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LinkedIn brings down lawsuit on fake account scammers

LinkedIn this week filed suit against scammers who created thousands of fake profiles in order to scrape data about existing LinkedIn members, in violation of the social network's policies.

Starting in May 2013, these people bypassed LinkedIn's security protocols in order to troll the site for data. Trouble is, LinkedIn doesn't yet know their exact identities. But the company does know that the individuals used Amazon Web Services, so LinkedIn plans to ask Amazon to turn over any data it has on those tied to the accounts identified by LinkedIn.

"We're a members-first organisation and we feel we have a responsibility to protect the control that our members have over the information they put on LinkedIn," LinkedIn said in a statement.

Over the past few months, the scammers circumvented LinkedIn security measures like FUSE (which limits account activity), Sentinel (which limits successive requests from the same IP address), UCV (Captchas), and the robots.txt protocol (crawling). They used an automated process to create thousands of fake LinkedIn profiles, which in turn allowed them to view hundreds of thousands of legitimate member profiles per day and scrape those profiles for data.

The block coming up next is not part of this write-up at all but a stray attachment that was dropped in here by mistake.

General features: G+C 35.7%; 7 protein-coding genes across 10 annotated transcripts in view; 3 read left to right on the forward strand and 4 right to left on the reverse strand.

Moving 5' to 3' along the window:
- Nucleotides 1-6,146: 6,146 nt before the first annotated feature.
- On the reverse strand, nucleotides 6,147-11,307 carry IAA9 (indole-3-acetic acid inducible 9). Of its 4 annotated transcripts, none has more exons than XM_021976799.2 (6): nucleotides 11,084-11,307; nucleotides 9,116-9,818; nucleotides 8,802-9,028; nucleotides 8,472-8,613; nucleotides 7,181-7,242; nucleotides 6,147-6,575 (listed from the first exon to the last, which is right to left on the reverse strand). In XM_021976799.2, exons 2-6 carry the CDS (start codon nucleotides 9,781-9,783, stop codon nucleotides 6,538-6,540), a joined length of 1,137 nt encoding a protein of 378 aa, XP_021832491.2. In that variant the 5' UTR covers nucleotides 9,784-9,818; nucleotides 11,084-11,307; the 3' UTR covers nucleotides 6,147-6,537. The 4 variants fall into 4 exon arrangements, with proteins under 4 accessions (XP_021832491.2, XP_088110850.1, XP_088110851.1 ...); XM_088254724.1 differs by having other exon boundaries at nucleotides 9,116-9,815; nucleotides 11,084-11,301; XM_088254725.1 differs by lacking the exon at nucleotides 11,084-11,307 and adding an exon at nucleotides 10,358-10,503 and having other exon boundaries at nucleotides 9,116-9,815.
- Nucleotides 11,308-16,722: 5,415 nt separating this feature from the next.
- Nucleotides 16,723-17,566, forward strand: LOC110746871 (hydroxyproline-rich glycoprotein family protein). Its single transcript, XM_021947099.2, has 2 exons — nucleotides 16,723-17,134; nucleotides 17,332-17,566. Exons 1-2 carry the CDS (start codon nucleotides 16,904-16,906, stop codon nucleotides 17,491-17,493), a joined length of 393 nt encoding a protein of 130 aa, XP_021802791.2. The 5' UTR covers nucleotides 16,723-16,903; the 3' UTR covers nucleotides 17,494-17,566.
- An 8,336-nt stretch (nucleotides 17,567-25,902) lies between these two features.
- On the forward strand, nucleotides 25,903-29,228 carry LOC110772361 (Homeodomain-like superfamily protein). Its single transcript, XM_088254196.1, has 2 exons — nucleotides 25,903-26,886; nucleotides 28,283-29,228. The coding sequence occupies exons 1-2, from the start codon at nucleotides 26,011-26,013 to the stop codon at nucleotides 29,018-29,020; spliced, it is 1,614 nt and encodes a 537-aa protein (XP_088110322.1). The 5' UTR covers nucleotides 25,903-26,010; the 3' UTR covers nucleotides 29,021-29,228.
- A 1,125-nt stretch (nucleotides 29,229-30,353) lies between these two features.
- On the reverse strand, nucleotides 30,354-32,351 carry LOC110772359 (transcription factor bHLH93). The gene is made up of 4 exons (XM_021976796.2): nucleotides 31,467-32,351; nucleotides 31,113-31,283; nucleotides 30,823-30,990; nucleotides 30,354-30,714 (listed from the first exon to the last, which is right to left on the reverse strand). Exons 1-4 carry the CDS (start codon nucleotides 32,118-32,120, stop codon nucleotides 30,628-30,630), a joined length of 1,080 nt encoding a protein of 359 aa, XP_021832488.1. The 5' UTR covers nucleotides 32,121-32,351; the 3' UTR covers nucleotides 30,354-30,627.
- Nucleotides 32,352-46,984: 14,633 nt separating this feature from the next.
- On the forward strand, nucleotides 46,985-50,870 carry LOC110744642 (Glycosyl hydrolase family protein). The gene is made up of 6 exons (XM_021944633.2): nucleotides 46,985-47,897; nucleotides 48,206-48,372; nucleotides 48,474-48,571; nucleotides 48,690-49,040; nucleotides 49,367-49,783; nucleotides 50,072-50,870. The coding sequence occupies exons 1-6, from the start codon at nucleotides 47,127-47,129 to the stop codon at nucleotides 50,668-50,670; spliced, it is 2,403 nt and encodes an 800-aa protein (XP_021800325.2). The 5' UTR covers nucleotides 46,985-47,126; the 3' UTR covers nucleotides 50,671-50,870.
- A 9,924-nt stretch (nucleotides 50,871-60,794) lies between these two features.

LinkedIn's terms of use specifically ban "scraping, spidering, crawling, or other technology or software used to access data without the express written consent of LinkedIn or its members." Technically, the site also only allows each member to have one profile and requires that the data be accurate, but that's harder to police.

LinkedIn discovered the scam when it noticed that thousands of fake member accounts had collectively viewed many member profiles in a short period of time. The fake accounts, meanwhile, demonstrated "clear patterns of automation."

LinkedIn has since disabled those accounts, and said it bolstered its security, but wants to go after the scammers because fake profiles reduce the accuracy and integrity of the information on LinkedIn. The effort, meanwhile, put "significant strain" on LinkedIn's servers.

LinkedIn said the scheme violates the Computer Fraud and Abuse Act, the California Comprehensive Computer Access and Fraud Act, and the DMCA. It has requested a jury trial.

In May 2013, LinkedIn enabled two-factor authentication for all of its users.